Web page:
In one of her videos, Beth Moore used a piano to insert this concept into our minds. She sat there and hit middle C and began explaining how when she hits just that one key, all of the C keys respond in kind. That made sense to me because, though I do not play the piano, I have had classes on how to listen to music. I thought I was pretty good at it and I was well aware that the right foot pedal on the piano would hold the vibrations of the keys for a longer time so that the chords would be more aggressive through out the piece being played. But I did not have any idea that the other strings in the piano would respond all by themselves to each note played. Not only the other “C” notes but the harmonious notes would respond as well. And that was not all: A woman sang into the piano and the keys in the piano responded by resonating with her voice, in harmony. It was amazing. And it opened my eyes to what had been going on around me which I could never quite put a finger on.
Suddenly my mind exploded with applications of this phenomenon. Jumping out into the universe, I remembered that scientists have declared that it is noisy out there: There is something almost like music or humming that they can hear. Little do they know that this humming is God’s universe resonating together in the harmony of their positions and order of spinning and circling in outer space.
And music—wonderful, wonderful music—the resonating of God created sounds which work together to make such harmony that it can bring shivers to your body. Have you ever sung in a choir or an ensemble; have you ever played in a band or orchestra; have you ever listened to any of these and found yourself suddenly awed with the hairs rising on your arm and neck? If you have you have experienced resonating. You have experienced that moment in time when the sounds came together in such powerful harmonious togetherness that you were actually a part of that harmony for just a moment in time. It is a beautiful experience; one to be remembered.
But the real kicker is living life in Christ. I have for many years realized that no matter what I am studying or being taught through sermons and songs, that it all fits together and each part compliments each other part. I was mystified at first how what Pastor preached in his sermon fit right into the Sunday school lesson and into the Ladies Bible study lesson and into the lesson in my evening growth group. I began to see and be excited about the truth that if you find truth for your life in one place in the Bible you will find it in every place in the Bible. The Bible is totally cohesive. That blew my mind and grounded me in the Bible being infallible, never in error and never short on what is teaches us. Nothing is missing and nothing is to be left out. It is complete. It is without fault, flawless. It is all that God says it is. But have you heard that it is also living? What does that really mean?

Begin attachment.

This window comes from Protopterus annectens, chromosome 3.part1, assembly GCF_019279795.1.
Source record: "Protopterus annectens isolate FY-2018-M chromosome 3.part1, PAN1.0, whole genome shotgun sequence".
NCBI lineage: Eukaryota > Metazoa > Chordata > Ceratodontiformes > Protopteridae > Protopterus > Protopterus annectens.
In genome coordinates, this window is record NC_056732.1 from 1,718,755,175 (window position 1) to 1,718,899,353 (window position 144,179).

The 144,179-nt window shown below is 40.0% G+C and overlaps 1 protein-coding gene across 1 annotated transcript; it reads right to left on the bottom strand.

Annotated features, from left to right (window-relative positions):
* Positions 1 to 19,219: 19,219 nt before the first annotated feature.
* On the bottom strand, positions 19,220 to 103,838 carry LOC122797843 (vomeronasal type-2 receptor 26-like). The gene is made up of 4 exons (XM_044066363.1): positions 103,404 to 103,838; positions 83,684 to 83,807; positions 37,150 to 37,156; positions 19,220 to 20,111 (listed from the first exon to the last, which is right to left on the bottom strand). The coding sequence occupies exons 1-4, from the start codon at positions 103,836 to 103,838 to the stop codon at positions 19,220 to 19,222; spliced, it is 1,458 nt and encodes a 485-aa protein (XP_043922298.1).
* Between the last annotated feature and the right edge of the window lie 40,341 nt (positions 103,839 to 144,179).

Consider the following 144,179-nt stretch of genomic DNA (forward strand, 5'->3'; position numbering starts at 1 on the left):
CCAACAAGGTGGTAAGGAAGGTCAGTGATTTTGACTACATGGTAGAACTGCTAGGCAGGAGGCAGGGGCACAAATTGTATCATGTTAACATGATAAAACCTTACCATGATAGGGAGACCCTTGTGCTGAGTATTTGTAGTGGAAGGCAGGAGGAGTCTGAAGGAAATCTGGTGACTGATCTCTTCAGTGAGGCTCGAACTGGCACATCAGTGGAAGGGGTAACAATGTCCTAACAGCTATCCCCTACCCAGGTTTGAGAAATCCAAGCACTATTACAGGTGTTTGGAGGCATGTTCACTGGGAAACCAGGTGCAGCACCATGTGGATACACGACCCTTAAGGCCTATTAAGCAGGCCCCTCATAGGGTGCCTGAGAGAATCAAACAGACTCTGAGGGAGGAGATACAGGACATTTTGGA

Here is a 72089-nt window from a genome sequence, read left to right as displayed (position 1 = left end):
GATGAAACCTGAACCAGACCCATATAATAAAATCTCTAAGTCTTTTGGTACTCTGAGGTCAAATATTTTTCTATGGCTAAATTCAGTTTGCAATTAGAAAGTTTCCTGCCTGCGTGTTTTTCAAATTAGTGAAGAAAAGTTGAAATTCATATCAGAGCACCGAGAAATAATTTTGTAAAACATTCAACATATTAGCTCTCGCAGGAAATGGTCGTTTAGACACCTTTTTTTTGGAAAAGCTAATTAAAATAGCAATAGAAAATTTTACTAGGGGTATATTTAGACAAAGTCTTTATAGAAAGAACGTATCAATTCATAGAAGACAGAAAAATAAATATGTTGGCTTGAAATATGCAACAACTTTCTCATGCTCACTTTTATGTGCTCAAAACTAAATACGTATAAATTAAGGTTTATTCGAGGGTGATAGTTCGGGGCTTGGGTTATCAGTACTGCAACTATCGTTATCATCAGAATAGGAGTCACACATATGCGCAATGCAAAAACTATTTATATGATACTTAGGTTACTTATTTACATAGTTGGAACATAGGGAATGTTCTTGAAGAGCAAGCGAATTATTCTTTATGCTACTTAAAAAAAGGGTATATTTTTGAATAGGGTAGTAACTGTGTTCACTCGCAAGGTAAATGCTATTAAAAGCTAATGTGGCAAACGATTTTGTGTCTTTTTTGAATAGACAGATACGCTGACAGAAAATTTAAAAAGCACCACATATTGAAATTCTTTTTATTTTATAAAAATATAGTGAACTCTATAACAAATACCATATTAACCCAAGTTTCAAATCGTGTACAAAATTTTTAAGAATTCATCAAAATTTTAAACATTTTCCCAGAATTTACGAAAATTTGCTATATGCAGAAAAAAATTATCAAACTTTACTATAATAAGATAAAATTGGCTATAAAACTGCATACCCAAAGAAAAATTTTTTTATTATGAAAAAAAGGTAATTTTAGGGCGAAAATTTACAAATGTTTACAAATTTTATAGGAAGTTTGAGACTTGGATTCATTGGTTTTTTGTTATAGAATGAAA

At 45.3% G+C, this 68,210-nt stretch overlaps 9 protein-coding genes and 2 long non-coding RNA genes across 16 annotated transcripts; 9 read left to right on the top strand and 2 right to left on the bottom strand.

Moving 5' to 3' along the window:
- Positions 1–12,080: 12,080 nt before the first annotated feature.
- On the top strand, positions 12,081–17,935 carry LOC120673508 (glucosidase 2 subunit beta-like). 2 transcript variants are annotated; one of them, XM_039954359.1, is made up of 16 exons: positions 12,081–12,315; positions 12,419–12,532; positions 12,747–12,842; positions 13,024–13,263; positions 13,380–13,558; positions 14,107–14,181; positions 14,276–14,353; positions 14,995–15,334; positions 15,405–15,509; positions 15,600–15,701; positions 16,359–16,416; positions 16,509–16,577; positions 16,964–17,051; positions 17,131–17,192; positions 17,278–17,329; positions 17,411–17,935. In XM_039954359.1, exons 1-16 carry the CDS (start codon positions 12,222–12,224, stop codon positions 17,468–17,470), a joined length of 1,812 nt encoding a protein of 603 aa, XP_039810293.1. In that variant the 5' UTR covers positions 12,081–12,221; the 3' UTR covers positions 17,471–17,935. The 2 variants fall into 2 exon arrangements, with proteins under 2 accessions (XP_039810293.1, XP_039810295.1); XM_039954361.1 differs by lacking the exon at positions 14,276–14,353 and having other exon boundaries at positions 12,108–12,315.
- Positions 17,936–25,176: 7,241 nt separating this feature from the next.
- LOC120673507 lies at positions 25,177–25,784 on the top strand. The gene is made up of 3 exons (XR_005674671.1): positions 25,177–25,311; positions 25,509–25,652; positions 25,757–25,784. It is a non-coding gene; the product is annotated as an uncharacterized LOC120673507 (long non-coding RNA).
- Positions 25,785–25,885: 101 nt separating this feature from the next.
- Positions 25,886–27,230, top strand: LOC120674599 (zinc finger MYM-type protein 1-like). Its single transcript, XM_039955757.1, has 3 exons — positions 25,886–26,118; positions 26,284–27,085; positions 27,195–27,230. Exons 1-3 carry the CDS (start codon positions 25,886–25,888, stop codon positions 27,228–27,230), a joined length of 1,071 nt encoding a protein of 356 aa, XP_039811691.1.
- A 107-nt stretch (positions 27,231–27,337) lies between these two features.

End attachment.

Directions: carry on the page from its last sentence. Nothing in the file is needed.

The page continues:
It means that the words themselves resonate with each other and the books resonate with each other and that it all resonates with us in our souls when God is speaking to us. It means that when a preacher is preaching and you get startled or feel sudden chills, it is because God is speaking to you. Is does not necessarily mean that God is speaking to anyone else about what He has brought to your attention. It means that He is pointing out to you what you should hear and learn from what is being said. We need to heed that. We need to acknowledge that and we need to praise God for it.
It also means that the Pastor preaching or the teacher teaching or the writer writing will know by the vibrations within that God is leading in what they are doing. And, as our young shepherd leader preached on Sunday, it is not we who matter, it is God and He can use the weakest vessel, who may actually feel like a failure, to bring great blessing to those for whom the words were intended.
Our God is a mighty God and He will vibrate in our lives if we are willing to let Him. We will know when God is speaking to us because we will be one with Him as He does. This is not to say that we must “feel” something emotional to know that God is in us and working through us. What I am trying to say is that we will be in harmony with Him and we will just know it. Things will “click” together in our minds. Things will “click” together in our hearts. Things will “click” together in our lives. Things will make sense. We will have His Peace in what we have come to know. And we will praise Him.